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How do we protect people from themselves?

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Kim Gubler looks at the way pension scams are evolving and discusses how the pensions industry can do more to protect their members.

Have you ever bought something from eBay thinking you’ve got yourself the best bargain ever? Then when it arrives, you realise it’s either half the size you thought it was. Or even worse, it’s such poor quality you’re never going to be able to use it. I’m guessing most of us have done it at some point – I know I have! A (small) comfort with an eBay purchase is, it’s unlikely to have a lasting impact on your life – and, it’s rarely a crime.  But what about people who’ve been offered higher returns on their pension than they can ever expect from their current pension provider? The old adage – if something looks to good to be true – it usually is, runs true here and it’s probably a scam. Whether they lose all their pension savings, or whether their money is so depleted by charges or failure to produce returns. In the end, its real people who suffer.

Last year, Margaret Snowdon, PASA’s President and Chair of the Pension Scams Industry Group led the production of version 2.0 of Combating Pensions Scams: A Code of Good Practice. This document went a long way to setting out practical steps for people involved in running pension schemes to protect their members from scams. Also, in 2018 legislation was brought in to ban cold calling. Both positive developments. Yet administrators are reporting little difference in the amount of transfer requests they receive[1]. Some even questioned the validity of linking the introduction of the cold calling ban to any reduction in transfer requests. But I think that’s missing the point. People are still being scammed, often those whose only retirement savings are wrapped up in a pension. They are the least able to afford any loss and yet they are still losing everything.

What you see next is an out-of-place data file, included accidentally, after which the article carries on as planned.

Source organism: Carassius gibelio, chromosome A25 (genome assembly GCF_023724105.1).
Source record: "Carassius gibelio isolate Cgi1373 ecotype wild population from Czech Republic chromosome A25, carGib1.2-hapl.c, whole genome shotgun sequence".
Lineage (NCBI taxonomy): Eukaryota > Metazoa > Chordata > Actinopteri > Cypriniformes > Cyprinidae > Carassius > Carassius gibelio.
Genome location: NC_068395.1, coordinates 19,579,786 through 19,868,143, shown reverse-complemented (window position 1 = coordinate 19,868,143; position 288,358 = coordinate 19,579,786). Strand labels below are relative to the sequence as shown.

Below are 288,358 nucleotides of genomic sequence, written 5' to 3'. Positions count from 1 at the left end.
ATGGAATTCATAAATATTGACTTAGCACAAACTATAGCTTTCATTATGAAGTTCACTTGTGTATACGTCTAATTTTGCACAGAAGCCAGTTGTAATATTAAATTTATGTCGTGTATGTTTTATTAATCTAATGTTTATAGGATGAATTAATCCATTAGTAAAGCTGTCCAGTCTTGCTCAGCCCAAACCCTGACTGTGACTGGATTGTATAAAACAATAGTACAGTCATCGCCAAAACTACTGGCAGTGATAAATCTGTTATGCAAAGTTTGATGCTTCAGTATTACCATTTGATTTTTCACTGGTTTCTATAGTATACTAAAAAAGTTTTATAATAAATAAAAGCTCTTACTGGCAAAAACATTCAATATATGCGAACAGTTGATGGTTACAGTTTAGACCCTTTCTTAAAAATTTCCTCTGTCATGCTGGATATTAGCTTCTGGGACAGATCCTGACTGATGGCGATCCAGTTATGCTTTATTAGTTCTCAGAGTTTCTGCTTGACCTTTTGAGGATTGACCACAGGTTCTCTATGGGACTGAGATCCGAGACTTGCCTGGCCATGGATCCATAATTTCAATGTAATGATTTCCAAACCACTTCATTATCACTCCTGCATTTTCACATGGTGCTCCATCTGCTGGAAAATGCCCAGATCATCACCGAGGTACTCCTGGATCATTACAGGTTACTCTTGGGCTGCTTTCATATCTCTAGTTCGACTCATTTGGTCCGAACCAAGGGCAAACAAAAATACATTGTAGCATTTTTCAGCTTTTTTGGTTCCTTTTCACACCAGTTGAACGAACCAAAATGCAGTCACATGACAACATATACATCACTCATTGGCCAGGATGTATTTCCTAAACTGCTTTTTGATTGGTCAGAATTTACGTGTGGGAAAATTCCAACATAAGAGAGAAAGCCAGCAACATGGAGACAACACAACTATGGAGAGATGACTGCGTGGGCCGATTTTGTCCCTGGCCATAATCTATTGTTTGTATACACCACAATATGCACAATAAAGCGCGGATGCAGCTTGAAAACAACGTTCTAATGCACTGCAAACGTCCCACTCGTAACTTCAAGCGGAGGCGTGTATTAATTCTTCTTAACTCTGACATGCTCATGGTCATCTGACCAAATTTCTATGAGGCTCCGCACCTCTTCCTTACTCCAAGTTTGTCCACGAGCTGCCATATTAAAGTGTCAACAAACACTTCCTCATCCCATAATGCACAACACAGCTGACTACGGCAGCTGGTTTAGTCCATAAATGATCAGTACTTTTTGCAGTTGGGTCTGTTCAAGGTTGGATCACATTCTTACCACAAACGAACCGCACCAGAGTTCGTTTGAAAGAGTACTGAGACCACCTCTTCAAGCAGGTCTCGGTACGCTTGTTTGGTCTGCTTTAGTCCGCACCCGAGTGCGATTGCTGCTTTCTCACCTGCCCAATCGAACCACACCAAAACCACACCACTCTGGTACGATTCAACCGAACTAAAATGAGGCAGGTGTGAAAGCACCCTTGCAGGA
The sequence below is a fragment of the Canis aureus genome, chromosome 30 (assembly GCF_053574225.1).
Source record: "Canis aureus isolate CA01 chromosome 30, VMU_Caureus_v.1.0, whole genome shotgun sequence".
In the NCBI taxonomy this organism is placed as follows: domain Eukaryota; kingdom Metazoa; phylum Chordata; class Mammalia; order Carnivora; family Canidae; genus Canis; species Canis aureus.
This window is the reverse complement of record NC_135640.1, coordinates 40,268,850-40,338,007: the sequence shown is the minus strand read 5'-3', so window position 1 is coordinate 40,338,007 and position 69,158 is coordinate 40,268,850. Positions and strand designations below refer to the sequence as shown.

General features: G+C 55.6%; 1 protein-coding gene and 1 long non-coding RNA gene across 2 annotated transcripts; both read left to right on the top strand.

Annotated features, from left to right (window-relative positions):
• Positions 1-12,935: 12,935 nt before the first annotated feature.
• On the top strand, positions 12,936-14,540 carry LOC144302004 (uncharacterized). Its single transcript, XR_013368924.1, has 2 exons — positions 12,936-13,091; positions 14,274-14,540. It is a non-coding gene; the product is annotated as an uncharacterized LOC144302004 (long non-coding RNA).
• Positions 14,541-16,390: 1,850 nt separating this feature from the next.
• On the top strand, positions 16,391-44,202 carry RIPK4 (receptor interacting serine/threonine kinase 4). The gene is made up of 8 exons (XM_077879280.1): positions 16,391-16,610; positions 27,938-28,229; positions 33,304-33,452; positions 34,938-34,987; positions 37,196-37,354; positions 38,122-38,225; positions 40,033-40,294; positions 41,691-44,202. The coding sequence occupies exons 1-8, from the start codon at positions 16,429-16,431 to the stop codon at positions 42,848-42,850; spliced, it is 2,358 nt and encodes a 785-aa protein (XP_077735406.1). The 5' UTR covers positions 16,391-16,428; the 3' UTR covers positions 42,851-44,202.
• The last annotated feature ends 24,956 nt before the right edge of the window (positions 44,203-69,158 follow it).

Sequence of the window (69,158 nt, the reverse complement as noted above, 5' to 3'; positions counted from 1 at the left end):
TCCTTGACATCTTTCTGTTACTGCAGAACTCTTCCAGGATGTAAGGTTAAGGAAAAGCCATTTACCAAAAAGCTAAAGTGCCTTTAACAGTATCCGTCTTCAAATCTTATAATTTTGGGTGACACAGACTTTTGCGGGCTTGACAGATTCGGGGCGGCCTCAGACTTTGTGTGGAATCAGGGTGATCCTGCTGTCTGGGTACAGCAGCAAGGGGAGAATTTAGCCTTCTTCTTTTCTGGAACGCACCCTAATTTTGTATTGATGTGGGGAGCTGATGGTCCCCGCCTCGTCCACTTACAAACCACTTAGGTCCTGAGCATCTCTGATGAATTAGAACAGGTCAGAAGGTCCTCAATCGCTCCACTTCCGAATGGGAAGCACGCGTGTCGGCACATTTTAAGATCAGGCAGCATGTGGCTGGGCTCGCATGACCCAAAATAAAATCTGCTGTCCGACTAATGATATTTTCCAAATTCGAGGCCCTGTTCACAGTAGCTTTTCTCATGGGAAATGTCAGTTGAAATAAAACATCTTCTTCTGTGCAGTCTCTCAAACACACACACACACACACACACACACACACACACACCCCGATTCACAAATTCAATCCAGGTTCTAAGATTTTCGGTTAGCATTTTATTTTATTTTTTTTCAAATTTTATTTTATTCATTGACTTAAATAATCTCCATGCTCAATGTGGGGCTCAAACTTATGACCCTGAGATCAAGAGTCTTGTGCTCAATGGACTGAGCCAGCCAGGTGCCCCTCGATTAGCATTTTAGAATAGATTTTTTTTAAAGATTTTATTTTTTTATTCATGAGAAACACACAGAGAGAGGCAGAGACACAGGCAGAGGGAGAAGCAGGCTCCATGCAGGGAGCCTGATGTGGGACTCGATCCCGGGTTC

The news recently talked of two people who’ve potentially lost all their retirement savings after believing the spiel of a door to door salesman[2]. He offered to double their money if they kept it invested in a German property redevelopment company for at least five years. So far, nothing has materialised from this unregulated investment. Those affected hope the company will come good on its promise. Only time will tell if they get any money back, but experts are dubious.   

According to the BBC, 84,000 bank customers lost money through what’s called Authorised Push Payment Fraud (APPF).[3] People generally receive emails, branded to look as if they’re from a known and legitimate source, usually there’s an invoice attached. The problem is, these social engineering techniques are so convincing, and money is gone before people realise there’s a problem. It’s made easier for the criminals with Faster Payments, where money is transferred in less than two hours. The banks used to refuse any responsibility for losses. But now eight banks (17 ‘bank names’) have signed up to a voluntary code. They’ve agreed a process to determine legitimate claims and issue full refunds. Where neither the bank, nor the customer are at fault, refunds will come from a central pot established by the big banks and will be available to all signatories. 

Doesn’t it make you think pension scammers are just like these APPFs? A lot of vulnerable people are convinced to transfer their hard-earned pension savings – often never to see it again. Wouldn’t it be good if pension savers were protected in the same way as bank customers?  

Scammers come in all shapes and sizes. They knock on doors and promise the moon, they call you because they have your contact details from PPI, they call you from abroad – they land in your inbox. Would you recognise a scammer if you didn’t work in the pensions industry?

Kim Gubler PASA Chair

[1] KGC 10th Administration Survey 2019